Plans for the Cyber Command come a month after President Obama declared cyber-security a “national security priority” in a speech
U.S. Secretary of Defense Robert Gates has ordered the creation of a Cyber Command to help secure the U.S. military’s computer networks, according to reports.
In a memo, Gates said he will recommend President Barack Obama put the director of the National Security Agency in charge of the command. The command will be established as part of the U.S. Strategic Command, which is tasked with heading operations in nuclear and computer warfare. Gates directed the command begin operations by October and be fully operational by October 2010.
The order comes roughly a month after Obama declared cyber-security a “national security priority” and released details of a 60-day review of U.S. cyber-security. In the same speech, the president pledged to name a cyber-security coordinator to lead the government’s overall efforts to secure its networks. Over the past few years, news of numerous high-profile hacks has leaked out, including reports of attacks on the U.S. electric grid.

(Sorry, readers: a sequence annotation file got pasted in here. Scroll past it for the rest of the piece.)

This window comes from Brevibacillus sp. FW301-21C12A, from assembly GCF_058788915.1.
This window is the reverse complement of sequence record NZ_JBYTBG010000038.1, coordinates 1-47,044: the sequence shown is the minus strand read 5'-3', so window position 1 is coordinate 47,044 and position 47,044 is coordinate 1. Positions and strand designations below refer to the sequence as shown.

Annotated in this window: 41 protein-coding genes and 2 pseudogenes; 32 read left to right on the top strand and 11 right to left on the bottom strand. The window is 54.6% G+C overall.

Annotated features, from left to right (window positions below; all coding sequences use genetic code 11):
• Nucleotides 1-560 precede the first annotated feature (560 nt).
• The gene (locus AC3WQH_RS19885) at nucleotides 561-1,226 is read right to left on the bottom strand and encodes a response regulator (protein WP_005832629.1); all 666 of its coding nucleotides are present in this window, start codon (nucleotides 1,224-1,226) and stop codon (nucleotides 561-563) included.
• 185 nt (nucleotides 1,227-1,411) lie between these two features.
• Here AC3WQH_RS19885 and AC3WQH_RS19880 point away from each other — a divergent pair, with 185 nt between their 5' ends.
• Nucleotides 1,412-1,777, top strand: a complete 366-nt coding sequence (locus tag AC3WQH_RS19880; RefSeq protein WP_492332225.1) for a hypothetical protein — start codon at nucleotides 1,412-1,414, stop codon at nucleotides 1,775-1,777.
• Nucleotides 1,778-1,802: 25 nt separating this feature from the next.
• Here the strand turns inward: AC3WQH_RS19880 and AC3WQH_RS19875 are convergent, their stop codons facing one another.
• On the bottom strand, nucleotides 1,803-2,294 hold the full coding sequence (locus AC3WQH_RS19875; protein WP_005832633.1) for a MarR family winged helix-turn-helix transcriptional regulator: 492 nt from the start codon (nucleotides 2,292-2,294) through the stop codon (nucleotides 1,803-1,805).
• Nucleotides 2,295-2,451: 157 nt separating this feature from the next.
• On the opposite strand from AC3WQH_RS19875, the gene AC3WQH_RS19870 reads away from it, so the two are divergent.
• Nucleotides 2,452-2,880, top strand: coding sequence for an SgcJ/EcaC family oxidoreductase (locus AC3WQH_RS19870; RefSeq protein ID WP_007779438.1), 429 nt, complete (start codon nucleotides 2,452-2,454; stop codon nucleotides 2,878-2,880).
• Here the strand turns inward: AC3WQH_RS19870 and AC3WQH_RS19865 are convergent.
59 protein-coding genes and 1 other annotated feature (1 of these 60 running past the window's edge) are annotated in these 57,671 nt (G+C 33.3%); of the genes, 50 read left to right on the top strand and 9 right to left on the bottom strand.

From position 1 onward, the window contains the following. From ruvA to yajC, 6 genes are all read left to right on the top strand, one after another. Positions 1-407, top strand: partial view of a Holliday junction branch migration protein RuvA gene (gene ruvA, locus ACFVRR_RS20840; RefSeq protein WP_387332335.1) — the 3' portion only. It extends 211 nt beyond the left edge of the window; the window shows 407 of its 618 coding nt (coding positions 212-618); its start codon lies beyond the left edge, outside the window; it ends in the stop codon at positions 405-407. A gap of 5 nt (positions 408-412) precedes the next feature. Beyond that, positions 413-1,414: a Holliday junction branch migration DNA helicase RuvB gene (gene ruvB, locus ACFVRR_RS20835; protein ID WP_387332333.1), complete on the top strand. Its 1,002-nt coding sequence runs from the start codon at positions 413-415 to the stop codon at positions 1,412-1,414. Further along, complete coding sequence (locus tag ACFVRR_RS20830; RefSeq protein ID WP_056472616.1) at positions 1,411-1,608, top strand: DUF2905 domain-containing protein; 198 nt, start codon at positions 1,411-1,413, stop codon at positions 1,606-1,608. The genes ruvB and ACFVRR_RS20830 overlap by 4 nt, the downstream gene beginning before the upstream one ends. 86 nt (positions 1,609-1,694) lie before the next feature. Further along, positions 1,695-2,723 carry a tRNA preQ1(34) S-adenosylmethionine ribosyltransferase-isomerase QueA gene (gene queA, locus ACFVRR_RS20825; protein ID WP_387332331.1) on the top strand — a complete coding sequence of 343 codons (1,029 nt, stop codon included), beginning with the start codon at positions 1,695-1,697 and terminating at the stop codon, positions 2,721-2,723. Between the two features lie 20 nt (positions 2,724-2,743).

The Cyber Command will reportedly be focused only on Department of Defense computer networks and will unify current efforts at the Pentagon to protect the military’s computers and cyberspace operations.
“Our defense networks are constantly probed,” a Pentagon spokesperson told Reuters. “There are millions of scans every day… We also know that foreign governments are trying to develop offensive cyber-capabilities.”